FANBOYS, or How To Remember Conjunctions

In an earlier Sexy Grammar Trick, you learned to use a comma to fuse two independent clauses, but you need a conjunction too. So, Raeme, The Sexy Grammarian’s intern brings you today’s Sexy Grammar Trick, a great way to remember conjunctions.

Before we get into conjunctions, let’s make sure we understand independent clauses.

An independent clause (essentially a sentence) is composed of a subject, a verb, and, sometimes, an adjective or adverb.

Marina walks. [Subject and verb]

Pretty Marina walks. [Adjective, subject and verb]

Marina walks joyfully. [Subject, verb, and adverb]

Pretty Marina walks joyfully. [Adjective, subject, verb and adverb]

You can combine two independent clauses using a conjunction—a  word that joins two separate sentences. The most common conjunctions are the FANBOYS, or:

For

And

Nor

But

Or

Yet

So

Marina walks joyfully, for she rather enjoys the springtime.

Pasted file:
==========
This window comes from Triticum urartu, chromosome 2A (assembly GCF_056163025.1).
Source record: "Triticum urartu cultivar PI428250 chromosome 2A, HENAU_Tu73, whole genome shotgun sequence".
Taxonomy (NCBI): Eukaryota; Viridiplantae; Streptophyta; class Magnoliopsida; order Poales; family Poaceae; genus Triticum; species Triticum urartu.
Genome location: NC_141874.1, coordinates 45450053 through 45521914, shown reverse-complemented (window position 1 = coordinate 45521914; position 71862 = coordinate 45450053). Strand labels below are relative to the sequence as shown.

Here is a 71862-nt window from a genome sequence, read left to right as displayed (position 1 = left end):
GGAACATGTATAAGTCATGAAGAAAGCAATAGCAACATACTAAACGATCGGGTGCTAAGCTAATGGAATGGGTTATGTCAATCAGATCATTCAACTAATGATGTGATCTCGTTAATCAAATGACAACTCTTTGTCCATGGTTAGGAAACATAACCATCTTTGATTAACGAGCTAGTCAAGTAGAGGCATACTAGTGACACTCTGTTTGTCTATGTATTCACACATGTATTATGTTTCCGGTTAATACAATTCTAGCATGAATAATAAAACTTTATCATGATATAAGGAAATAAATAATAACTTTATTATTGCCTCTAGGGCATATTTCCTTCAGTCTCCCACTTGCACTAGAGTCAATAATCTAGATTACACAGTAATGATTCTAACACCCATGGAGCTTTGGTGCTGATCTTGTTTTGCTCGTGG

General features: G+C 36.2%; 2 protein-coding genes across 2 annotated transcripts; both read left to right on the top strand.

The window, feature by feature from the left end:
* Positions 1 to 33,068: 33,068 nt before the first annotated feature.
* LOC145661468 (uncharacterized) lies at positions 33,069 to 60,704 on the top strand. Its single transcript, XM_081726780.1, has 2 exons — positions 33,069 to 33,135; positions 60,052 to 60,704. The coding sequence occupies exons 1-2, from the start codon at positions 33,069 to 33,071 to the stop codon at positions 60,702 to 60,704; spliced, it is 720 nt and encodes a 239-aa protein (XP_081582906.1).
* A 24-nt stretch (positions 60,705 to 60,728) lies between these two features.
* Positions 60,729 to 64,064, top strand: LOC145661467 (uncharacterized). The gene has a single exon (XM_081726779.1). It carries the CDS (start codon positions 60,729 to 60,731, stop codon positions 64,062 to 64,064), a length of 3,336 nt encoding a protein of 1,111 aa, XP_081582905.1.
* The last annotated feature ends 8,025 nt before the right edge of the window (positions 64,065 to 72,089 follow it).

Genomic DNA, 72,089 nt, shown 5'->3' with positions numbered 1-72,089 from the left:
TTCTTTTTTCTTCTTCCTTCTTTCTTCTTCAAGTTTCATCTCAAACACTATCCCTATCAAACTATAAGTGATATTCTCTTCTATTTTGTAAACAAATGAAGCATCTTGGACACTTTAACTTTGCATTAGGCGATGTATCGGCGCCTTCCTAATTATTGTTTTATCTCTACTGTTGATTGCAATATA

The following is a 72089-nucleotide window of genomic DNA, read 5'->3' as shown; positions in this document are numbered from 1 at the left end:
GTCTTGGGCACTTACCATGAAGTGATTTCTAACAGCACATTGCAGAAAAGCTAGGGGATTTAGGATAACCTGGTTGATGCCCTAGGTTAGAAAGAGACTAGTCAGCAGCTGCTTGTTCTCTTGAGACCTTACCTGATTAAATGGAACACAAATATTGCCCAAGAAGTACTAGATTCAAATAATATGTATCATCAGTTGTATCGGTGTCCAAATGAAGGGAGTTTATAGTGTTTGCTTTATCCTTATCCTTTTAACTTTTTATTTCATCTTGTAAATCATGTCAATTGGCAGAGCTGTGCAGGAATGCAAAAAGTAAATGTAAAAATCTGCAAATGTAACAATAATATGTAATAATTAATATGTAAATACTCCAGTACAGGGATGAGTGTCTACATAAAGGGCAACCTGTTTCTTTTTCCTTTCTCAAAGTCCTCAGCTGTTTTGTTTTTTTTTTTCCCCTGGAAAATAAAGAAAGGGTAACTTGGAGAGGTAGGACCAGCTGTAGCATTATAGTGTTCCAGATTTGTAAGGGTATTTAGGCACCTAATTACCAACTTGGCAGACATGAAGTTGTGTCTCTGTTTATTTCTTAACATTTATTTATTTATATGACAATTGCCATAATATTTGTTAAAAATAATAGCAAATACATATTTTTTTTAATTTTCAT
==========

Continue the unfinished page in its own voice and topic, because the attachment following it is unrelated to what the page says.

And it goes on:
The sentence Marina walks joyfully can stand alone, just as the sentence She rather enjoys the springtime can stand alone.

These independent clauses can  unite into one compound sentence by the conjunction for and a comma, which is placed after the first clause and before the conjunction.

Let’s try a few more:

She loved his personality, and she found him pleasing physically.

He did not love his secretary, nor did he want anything more than a fling with her.

He would have liked to kiss her when she said goodbye, but he knew her timid disposition would prevent her from accepting his advances.

I would enjoy some ice cream, or I might even have  a cup of iced tea.

She was ready to eat dinner, yet she wanted to give her husband a proper welcome home.

She was stranded outside of the hotel, so she called a taxicab.

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  1. December 21st, 2010

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